Today, March 25, 2007, is my ninth BMT birthday.
On this day in 1998, I lay in a hospital bed wearing a new pinkish purple Easter dress as my brother’s bone marrow dripped from an IV into the groshong catheter implanted in my chest.
It was actually kind of anticlimactic, after the six months of chemotherapy and surgery and pain and vomiting and frustration at not being allowed to go outside. I laid around in bed for two hours and that was it.
They call it a birthday because you’re replacing your bone marrow–essentially starting your body over, being “reborn”. I had to have all my baby vaccinations again, and it’s possible that other things changed. But the procedure was overwhelmingly successful. My body didn’t reject the bone marrow, and my immune system had built itself up again in 21 days. I went home and never again set foot in Markey Cancer Center’s bone marrow inpatient area.
It’s possible that my leukemia was gone before the bone marrow transplant took place. I suspect that the second round of chemotherapy got it, since my tests after that were clean. But we did another round and then did a BMT just to be sure. My particular cancer was rare and my treatment was experimental.
I’d say my doctors made pretty good choices, overall.
It has been a strange nine years, readjusting to normalcy. Some days I forget I ever had cancer. Some days I’m thrilled to be here to experience the world.
Some days I’m still a little angry that the treatments that saved my life took away the one dream I’ve held constant since childhood.
A large struggle since leaving the hospital has been against the desire to foster my own victim status. Being a victim is very empowering. People have to listen to you. You feel a sense of entitlement. Back in the beginning, I’d manipulate conversations so that I could casually remark about how I’d been in the hospital. I’d downplay it, of course–even then I realized that my experience was far easier than that of many, perhaps most, cancer patients. But usually there was no need to mention it at all. Somehow, I’d always find a reason to.
This was of course a part of my healing process. I’m not saying I should have somehow bounced back immediately. I did need to talk about it. My point is simply that there comes a point when you’re saying the same things over and over and not getting anywhere. I’ve seen that happen plenty of times in my life, but I absolutely refuse to allow it to mire me in victimhood.
No matter how good it feels to be a victim, it ultimately keeps you unhappy. You need the euphoria you feel when someone takes an interest in you, and as time passes and the immediacy of whatever made you think like a victim fades, so does other people’s interest. You sense that, and it makes you feel worthless. And you have a few choices. You can continue to desperately milk the original situation; you can come up with a new situation to victimize yourself; or you can get the hell over it and find a proactive way to get noticed.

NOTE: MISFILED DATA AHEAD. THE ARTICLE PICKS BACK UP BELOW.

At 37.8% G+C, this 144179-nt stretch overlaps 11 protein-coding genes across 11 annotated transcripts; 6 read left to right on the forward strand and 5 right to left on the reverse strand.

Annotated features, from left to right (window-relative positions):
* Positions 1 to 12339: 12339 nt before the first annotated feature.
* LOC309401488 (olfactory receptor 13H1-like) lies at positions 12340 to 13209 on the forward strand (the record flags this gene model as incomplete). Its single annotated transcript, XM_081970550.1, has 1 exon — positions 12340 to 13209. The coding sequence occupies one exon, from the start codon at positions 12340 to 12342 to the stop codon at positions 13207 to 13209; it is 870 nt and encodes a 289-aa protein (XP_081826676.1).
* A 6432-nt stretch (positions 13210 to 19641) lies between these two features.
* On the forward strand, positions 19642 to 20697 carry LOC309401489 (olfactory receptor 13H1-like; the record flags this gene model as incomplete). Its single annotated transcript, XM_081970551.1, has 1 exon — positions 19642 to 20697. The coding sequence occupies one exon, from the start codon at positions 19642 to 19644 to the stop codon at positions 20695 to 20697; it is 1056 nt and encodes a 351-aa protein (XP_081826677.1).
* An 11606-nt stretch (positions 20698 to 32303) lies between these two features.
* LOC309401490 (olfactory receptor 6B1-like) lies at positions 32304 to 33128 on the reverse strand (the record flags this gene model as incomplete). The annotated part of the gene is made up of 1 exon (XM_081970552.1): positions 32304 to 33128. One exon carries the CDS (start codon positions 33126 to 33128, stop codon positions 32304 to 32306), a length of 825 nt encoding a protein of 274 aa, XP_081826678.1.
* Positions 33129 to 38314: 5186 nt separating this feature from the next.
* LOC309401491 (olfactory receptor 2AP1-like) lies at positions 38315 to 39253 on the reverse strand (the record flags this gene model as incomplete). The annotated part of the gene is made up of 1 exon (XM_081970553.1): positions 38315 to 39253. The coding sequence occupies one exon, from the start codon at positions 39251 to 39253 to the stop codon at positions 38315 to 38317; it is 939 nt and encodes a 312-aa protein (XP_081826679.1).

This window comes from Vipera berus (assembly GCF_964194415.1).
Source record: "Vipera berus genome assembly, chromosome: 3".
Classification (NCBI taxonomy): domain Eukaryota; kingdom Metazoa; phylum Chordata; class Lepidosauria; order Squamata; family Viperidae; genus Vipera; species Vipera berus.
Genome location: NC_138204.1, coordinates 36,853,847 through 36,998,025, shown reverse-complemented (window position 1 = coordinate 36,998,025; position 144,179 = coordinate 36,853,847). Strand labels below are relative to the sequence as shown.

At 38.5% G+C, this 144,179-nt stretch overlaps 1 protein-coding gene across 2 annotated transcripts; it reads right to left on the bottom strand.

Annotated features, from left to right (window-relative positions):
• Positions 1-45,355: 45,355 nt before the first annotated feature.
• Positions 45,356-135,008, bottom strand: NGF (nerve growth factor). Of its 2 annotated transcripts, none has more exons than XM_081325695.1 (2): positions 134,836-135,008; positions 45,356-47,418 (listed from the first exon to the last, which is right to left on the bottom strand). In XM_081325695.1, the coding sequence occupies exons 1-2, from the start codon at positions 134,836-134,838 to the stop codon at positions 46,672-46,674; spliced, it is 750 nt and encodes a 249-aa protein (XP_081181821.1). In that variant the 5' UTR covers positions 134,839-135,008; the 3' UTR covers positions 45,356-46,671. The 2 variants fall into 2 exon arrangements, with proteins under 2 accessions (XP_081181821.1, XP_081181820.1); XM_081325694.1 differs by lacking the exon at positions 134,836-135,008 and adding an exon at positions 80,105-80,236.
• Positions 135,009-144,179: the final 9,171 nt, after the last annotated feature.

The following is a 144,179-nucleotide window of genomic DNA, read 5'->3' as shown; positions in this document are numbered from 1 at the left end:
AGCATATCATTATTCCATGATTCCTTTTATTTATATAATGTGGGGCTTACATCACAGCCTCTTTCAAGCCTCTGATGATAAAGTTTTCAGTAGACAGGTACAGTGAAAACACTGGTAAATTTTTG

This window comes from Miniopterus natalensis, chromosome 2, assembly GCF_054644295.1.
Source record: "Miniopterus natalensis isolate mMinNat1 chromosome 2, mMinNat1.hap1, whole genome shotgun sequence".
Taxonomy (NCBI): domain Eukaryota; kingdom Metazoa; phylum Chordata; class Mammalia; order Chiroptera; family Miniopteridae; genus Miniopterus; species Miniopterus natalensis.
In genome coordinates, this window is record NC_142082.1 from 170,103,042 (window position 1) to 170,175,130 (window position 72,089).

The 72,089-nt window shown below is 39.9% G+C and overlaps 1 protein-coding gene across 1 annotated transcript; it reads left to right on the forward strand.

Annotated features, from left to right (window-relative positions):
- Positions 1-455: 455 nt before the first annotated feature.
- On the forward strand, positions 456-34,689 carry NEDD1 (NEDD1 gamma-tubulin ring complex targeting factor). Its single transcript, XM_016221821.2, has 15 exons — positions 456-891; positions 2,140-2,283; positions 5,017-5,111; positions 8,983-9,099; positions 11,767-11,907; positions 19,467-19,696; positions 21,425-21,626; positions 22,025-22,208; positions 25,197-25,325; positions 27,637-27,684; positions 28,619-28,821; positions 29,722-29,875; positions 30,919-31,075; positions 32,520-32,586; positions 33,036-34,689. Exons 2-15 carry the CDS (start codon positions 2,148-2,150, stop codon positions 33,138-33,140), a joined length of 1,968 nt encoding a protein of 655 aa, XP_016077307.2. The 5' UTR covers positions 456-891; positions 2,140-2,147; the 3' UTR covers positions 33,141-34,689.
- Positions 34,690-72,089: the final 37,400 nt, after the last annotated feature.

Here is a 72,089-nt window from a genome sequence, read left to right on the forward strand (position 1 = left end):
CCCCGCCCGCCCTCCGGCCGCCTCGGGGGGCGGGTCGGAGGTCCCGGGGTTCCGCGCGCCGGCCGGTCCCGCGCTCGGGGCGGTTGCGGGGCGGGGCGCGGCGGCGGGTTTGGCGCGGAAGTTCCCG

It’s possible that without Sean’s influence on me early in my recovery, I would have wallowed in my victim status for years. I will always be thankful that he came into my life when he did.
I now have one thing that still makes me feel like a victim. It was especially bad towards the beginning of my marriage to Sean. That is, of course, infertility–the damage done to my ovaries by chemotherapy. I have for the most part come to terms with the possibility that I may never give birth to my own child. But it does still hurt me when people ask if I’m planning on kids, or when I don’t have a period or when my period is strange and I decide to take a pregnancy test. I’m obviously not completely over it.
But I won’t be a victim of this, either. I am the one who decides how my life is going to be, and I have decided that I am going to do the best I can to learn and grow and experience the world and people around me. If children someday factor into that, adopted or otherwise, then great…but I’ve decided that my life paradigm needs to shift. So I probably won’t be a stay-at-home mom who gardens and cooks healthy dinners every night and takes the kids out on fun trips…so what? I can choose to do any number of things that make me happy. Just because one door closes doesn’t mean there aren’t others to choose from.
I can also make the conscious choice every day to think about all the good that has come into my life.
So it’s my bone marrow birthday. The anniversary of my rebirth. A day I will always remember, and a day on which I typically find myself looking back and evaluating and ultimately looking forward.
I hope I’ve grown.
I don’t want to go so far as to say that someday I will stop observing this day, but I am committed at least to not letting this day, and the history behind it, define me.